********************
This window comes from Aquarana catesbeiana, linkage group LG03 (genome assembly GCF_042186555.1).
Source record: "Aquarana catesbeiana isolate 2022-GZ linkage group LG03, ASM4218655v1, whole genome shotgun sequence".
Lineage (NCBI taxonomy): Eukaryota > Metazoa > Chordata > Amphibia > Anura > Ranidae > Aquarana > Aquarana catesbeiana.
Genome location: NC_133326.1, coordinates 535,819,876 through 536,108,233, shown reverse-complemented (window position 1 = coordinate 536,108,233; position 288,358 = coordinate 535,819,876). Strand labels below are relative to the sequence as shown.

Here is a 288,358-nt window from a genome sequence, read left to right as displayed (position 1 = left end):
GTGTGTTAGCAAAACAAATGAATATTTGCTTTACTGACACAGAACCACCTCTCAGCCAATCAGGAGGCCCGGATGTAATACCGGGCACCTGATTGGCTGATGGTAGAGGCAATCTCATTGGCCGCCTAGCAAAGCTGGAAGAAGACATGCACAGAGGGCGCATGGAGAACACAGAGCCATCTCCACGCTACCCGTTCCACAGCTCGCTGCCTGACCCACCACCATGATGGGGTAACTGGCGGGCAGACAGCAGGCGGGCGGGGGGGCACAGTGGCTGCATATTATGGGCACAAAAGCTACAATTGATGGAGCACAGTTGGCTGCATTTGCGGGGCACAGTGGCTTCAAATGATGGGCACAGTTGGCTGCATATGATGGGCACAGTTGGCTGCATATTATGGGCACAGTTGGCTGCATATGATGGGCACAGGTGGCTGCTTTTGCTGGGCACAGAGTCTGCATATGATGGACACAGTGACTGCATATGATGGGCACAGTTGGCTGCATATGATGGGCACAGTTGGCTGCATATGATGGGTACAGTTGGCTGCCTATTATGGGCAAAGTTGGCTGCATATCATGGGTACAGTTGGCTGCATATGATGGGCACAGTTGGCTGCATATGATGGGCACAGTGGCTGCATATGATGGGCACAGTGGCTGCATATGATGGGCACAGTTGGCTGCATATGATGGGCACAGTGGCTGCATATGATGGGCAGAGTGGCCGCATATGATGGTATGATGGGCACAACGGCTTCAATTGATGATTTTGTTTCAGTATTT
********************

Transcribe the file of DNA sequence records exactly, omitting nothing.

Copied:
This window comes from Aquarana catesbeiana, linkage group LG03 (genome assembly GCF_042186555.1).
Source record: "Aquarana catesbeiana isolate 2022-GZ linkage group LG03, ASM4218655v1, whole genome shotgun sequence".
Lineage (NCBI taxonomy): Eukaryota > Metazoa > Chordata > Amphibia > Anura > Ranidae > Aquarana > Aquarana catesbeiana.
Genome location: NC_133326.1, coordinates 535,819,876 through 536,108,233, shown reverse-complemented (window position 1 = coordinate 536,108,233; position 288,358 = coordinate 535,819,876). Strand labels below are relative to the sequence as shown.

Here is a 288,358-nt window from a genome sequence, read left to right as displayed (position 1 = left end):
GTGTGTTAGCAAAACAAATGAATATTTGCTTTACTGACACAGAACCACCTCTCAGCCAATCAGGAGGCCCGGATGTAATACCGGGCACCTGATTGGCTGATGGTAGAGGCAATCTCATTGGCCGCCTAGCAAAGCTGGAAGAAGACATGCACAGAGGGCGCATGGAGAACACAGAGCCATCTCCACGCTACCCGTTCCACAGCTCGCTGCCTGACCCACCACCATGATGGGGTAACTGGCGGGCAGACAGCAGGCGGGCGGGGGGGCACAGTGGCTGCATATTATGGGCACAAAAGCTACAATTGATGGAGCACAGTTGGCTGCATTTGCGGGGCACAGTGGCTTCAAATGATGGGCACAGTTGGCTGCATATGATGGGCACAGTTGGCTGCATATTATGGGCACAGTTGGCTGCATATGATGGGCACAGGTGGCTGCTTTTGCTGGGCACAGAGTCTGCATATGATGGACACAGTGACTGCATATGATGGGCACAGTTGGCTGCATATGATGGGCACAGTTGGCTGCATATGATGGGTACAGTTGGCTGCCTATTATGGGCAAAGTTGGCTGCATATCATGGGTACAGTTGGCTGCATATGATGGGCACAGTTGGCTGCATATGATGGGCACAGTGGCTGCATATGATGGGCACAGTGGCTGCATATGATGGGCACAGTTGGCTGCATATGATGGGCACAGTGGCTGCATATGATGGGCAGAGTGGCCGCATATGATGGTATGATGGGCACAACGGCTTCAATTGATGATTTTGTTTCAGTATTT